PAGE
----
As the celebration of the Civil Rights Movement turns to reflection on the rise of Black Power ideology in the late 1960s, I think it is important for intellectual historians to recognize where the field of American intellectual history is going. First, as we can see from the excellent program for this year’s Society of U.S. Intellectual Historians conference, the field itself is going in many fascinating directions. But, to bring it closer to my own interests for a moment, the intersection of race, liberalism, the creaky foundations of social democracy in American life are becoming more prominent within the field. Several recent releases, along with a few new works coming out this summer, are testament to that idea. It is clear that historians are wrestling with the limits of modern liberalism and race. The question becomes where it remains for historians to within this newly contested historiographic terrain.
My post today is sparked partially by Kurt Newman’s fantastic open thread about the relationship between Political Marxism and the History of Capitalism. The third question that Mr. Newman raised—about the relationship between Political Marxism, the History of Capitalism, and the study of the Reconstruction era—particularly caught my eye. Now I do not want to say much here about Reconstruction historiography and intellectual history. That I would like to save for a different post, but of course if people want to talk about that in the comments, they are all welcome to do so. Nonetheless, since I would argue that the Reconstruction period sets the stage for the later give and take we write about in American history, between the building of economic social democracy and achievement of equality regardless of race, then it is essential that we understand what historians are writing about in the here and now when it comes to liberalism and race.
It is difficult to imagine the historiographies of the New Deal or the Great Society (especially the Great Society) not dealing with race in some way. Before I continue, I do wish to explicitly mention that when discussing race in both eras, going beyond the traditional black-white binary is crucial. The S-USIH award winning book by Ruben Flores, Backroads Pragmatists, discusses the relationship between civil rights activists in the United States and intellectuals and activists in Mexico during and after the Mexican Revolution of 1910-1920. Already, it is clear thanks to Dr. Flores’ book that looking at complicated racial dynamics in places such as the American Southwest further enriches our overall understanding of race in an American, and indeed transnational, context. The recent roundtable on A World Not to Come also made a similar argument—that understanding race and intellectual history in North American history means reckoning with the Hispanic World—albeit in an earlier time period.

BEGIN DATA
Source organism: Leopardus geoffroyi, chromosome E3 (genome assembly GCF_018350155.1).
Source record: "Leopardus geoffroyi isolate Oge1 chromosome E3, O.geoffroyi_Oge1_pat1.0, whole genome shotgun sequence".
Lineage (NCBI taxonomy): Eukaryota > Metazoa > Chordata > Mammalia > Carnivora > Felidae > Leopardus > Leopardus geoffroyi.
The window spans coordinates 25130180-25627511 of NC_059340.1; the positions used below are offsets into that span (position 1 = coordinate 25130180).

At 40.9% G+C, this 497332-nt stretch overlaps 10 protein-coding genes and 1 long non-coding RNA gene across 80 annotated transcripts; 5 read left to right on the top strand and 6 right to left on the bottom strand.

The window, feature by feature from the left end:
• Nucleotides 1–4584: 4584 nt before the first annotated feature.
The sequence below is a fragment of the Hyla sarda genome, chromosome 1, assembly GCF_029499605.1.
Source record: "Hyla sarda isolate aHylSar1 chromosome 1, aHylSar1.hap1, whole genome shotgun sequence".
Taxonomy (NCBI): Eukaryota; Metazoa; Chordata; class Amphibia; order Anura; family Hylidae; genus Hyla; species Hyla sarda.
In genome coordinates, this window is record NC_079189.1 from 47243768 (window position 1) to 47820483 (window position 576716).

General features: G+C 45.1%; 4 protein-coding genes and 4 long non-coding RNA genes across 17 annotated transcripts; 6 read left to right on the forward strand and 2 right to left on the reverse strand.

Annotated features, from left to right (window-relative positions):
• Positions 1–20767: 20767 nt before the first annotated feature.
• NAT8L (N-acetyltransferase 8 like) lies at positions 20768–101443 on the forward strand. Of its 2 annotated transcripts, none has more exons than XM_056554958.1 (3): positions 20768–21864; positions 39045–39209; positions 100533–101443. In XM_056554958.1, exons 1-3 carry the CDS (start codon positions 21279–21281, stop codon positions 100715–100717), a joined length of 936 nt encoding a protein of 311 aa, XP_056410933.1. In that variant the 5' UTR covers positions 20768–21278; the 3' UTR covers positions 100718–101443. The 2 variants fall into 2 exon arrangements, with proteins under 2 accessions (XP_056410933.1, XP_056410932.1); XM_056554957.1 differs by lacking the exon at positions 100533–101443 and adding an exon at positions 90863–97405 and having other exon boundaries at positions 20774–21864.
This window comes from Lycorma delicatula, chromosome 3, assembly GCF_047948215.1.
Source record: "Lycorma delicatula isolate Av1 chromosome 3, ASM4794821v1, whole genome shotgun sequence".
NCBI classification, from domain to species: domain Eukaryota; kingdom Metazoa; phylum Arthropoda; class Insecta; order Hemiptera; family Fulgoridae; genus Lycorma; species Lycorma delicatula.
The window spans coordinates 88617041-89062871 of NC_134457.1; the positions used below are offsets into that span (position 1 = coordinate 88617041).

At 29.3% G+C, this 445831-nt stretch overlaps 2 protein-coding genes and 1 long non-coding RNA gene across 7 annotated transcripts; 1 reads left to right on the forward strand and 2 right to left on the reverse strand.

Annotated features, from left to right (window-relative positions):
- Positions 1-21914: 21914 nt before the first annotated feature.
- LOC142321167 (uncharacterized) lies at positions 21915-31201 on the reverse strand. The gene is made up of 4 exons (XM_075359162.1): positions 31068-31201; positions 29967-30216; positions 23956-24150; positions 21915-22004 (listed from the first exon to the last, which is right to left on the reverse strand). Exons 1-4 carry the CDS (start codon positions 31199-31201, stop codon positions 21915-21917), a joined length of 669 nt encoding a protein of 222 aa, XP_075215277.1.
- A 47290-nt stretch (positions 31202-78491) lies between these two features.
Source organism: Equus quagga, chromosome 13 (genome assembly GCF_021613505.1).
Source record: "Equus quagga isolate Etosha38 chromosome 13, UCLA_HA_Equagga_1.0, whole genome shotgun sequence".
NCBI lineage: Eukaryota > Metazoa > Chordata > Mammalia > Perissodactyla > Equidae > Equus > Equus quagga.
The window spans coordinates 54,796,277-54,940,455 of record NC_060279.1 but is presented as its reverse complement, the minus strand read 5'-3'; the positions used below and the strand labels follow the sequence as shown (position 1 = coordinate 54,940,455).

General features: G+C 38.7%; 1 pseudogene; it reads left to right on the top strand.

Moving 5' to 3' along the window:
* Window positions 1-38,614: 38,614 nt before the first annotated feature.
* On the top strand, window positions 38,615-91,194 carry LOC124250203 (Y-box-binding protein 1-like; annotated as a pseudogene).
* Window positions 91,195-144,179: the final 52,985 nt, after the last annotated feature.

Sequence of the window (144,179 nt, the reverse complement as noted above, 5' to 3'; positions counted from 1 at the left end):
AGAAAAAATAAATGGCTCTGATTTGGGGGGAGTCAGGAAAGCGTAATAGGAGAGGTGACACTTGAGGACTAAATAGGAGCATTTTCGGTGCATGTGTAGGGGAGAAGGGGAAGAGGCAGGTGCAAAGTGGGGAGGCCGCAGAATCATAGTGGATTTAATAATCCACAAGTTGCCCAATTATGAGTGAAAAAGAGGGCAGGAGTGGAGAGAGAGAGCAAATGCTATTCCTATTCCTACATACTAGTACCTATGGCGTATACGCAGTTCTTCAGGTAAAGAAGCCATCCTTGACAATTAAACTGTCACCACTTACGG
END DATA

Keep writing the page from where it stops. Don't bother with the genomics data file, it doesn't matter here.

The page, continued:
Already, historians and other scholars have begun to more closely examine liberalism and race during the 1960s and 1970s. In some ways it is a reversal of an earlier historiographic move, seen in books such as Allen Matusow’s The Unraveling of America, which argued for a “declension” narrative brought about by excesses allowed to grow and fester by modern American liberalism. However, current historians are far more interested, demonstrated by books such as The First Jim Crow, in arguing not for declension but, instead, that liberalism was already hemmed in by questions of race and economics. This isn’t new either—Ira Katznelson has argued persuasively in Fear Itself that New Deal liberalism was heavily dependent on the Jim Crow South for support in Congress.
What I think will be of special interest to the readers of this blog is a book coming out this fall titled The Black Silent Majority. Here political scientist Michael Fortner argues that African American leaders played a key role in the creation of War on Drugs programs and policies that led to skyrocketing incarceration rates. Capturing the importance of African American agency in the intellectual history of the War on Drugs is key, because (as I have argued before) seeing African American thought as a monolith is a major mistake. And while no serious historian would make that mistake, it is also incumbent for us to move beyond thinking about just the African American left, or radicalism, or even African American conservatives. The relationship between black policymakers and the American state after the Civil Rights Movement—and this means understanding the hope and the limits of Black Power ideology as a force in the African American community, for one—is a topic that political scientists have long written about. Historians will start to write about this more, but when considering the relationship between liberalism and race, we must understand that everyone, including African American politicians and policymakers, had difficult decisions to make.
The declension narrative is not entirely dead. But it has been replaced by a “flawed liberalism” argument, which speaks to current frustrations with both the Democratic Party at large and a new, critical appraisal of what the modern American state was capable of achieving in the twentieth century. Where that argument remains to go is of interest to many of us here at the Society of U.S. Intellectual Historians.